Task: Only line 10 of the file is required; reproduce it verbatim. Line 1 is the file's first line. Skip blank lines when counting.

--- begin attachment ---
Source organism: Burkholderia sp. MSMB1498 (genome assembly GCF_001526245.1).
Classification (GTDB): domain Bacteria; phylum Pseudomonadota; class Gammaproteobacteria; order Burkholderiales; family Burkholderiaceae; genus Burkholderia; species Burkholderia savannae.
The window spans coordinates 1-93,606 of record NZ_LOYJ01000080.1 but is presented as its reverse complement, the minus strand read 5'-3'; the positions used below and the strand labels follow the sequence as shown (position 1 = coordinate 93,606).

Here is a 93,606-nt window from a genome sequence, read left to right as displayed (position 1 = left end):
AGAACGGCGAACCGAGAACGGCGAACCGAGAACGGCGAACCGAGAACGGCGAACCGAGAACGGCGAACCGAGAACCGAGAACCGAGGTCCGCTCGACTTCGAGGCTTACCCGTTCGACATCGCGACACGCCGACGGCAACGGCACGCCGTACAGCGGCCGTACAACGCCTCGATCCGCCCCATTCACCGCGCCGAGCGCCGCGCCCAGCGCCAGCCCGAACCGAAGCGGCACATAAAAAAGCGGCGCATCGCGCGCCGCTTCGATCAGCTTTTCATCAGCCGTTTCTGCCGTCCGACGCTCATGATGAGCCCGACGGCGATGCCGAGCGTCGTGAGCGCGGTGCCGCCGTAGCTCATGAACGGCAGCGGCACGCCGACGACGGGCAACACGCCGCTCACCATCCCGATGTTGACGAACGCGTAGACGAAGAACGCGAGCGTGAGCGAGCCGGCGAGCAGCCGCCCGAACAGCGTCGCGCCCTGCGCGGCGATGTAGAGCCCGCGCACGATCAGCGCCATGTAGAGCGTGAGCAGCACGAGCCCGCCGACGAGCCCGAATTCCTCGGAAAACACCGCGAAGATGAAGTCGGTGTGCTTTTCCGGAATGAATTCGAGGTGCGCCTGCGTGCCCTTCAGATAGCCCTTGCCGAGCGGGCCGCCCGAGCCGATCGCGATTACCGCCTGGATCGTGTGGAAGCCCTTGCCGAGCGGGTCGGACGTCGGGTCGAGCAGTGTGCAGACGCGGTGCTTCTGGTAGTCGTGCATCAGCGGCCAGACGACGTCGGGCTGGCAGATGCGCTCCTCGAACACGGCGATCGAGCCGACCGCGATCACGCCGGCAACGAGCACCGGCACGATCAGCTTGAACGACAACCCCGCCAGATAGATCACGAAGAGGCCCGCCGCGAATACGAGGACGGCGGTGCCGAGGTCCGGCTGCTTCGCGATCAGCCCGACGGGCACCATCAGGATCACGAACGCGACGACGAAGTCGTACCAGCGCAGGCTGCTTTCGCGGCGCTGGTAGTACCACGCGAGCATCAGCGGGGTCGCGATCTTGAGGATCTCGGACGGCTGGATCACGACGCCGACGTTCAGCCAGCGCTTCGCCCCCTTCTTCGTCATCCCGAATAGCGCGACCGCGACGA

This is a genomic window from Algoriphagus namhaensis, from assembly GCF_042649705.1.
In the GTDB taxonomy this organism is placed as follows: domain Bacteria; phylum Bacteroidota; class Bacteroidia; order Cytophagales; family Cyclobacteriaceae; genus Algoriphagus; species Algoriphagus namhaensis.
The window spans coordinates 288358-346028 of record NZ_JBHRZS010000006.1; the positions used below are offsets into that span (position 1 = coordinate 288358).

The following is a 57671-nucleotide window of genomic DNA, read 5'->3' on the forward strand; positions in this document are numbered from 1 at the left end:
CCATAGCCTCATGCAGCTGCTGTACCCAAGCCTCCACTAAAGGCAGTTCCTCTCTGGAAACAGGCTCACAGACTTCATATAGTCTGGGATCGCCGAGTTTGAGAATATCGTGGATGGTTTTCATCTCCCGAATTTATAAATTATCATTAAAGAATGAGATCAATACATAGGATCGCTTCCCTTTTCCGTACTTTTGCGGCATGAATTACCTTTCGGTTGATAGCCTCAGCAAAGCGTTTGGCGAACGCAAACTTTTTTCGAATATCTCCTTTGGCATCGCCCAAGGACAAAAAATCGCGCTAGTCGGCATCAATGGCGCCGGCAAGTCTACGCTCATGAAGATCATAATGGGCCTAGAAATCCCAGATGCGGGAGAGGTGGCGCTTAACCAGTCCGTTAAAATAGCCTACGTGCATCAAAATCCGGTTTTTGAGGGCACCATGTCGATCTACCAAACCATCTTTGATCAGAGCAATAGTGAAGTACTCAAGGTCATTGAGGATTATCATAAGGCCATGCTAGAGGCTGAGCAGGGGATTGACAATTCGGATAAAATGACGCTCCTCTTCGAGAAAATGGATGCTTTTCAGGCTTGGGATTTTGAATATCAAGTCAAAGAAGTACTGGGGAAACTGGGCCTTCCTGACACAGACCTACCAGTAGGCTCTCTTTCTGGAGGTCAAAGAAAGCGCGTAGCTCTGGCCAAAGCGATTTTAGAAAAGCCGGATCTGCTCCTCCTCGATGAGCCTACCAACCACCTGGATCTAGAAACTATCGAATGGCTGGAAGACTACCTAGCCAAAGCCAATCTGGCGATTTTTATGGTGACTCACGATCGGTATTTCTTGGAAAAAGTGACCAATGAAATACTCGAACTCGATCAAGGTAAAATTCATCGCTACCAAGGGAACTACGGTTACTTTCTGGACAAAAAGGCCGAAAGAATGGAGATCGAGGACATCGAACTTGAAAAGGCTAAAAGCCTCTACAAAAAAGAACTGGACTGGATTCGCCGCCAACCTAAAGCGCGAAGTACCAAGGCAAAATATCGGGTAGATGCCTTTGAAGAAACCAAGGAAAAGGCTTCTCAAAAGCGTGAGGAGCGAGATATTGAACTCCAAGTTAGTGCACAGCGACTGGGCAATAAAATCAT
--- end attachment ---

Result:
CCATAGCCTCATGCAGCTGCTGTACCCAAGCCTCCACTAAAGGCAGTTCCTCTCTGGAAACAGGCTCACAGACTTCATATAGTCTGGGATCGCCGAGTTTGAGAATATCGTGGATGGTTTTCATCTCCCGAATTTATAAATTATCATTAAAGAATGAGATCAATACATAGGATCGCTTCCCTTTTCCGTACTTTTGCGGCATGAATTACCTTTCGGTTGATAGCCTCAGCAAAGCGTTTGGCGAACGCAAACTTTTTTCGAATATCTCCTTTGGCATCGCCCAAGGACAAAAAATCGCGCTAGTCGGCATCAATGGCGCCGGCAAGTCTACGCTCATGAAGATCATAATGGGCCTAGAAATCCCAGATGCGGGAGAGGTGGCGCTTAACCAGTCCGTTAAAATAGCCTACGTGCATCAAAATCCGGTTTTTGAGGGCACCATGTCGATCTACCAAACCATCTTTGATCAGAGCAATAGTGAAGTACTCAAGGTCATTGAGGATTATCATAAGGCCATGCTAGAGGCTGAGCAGGGGATTGACAATTCGGATAAAATGACGCTCCTCTTCGAGAAAATGGATGCTTTTCAGGCTTGGGATTTTGAATATCAAGTCAAAGAAGTACTGGGGAAACTGGGCCTTCCTGACACAGACCTACCAGTAGGCTCTCTTTCTGGAGGTCAAAGAAAGCGCGTAGCTCTGGCCAAAGCGATTTTAGAAAAGCCGGATCTGCTCCTCCTCGATGAGCCTACCAACCACCTGGATCTAGAAACTATCGAATGGCTGGAAGACTACCTAGCCAAAGCCAATCTGGCGATTTTTATGGTGACTCACGATCGGTATTTCTTGGAAAAAGTGACCAATGAAATACTCGAACTCGATCAAGGTAAAATTCATCGCTACCAAGGGAACTACGGTTACTTTCTGGACAAAAAGGCCGAAAGAATGGAGATCGAGGACATCGAACTTGAAAAGGCTAAAAGCCTCTACAAAAAAGAACTGGACTGGATTCGCCGCCAACCTAAAGCGCGAAGTACCAAGGCAAAATATCGGGTAGATGCCTTTGAAGAAACCAAGGAAAAGGCTTCTCAAAAGCGTGAGGAGCGAGATATTGAACTCCAAGTTAGTGCACAGCGACTGGGCAATAAAATCAT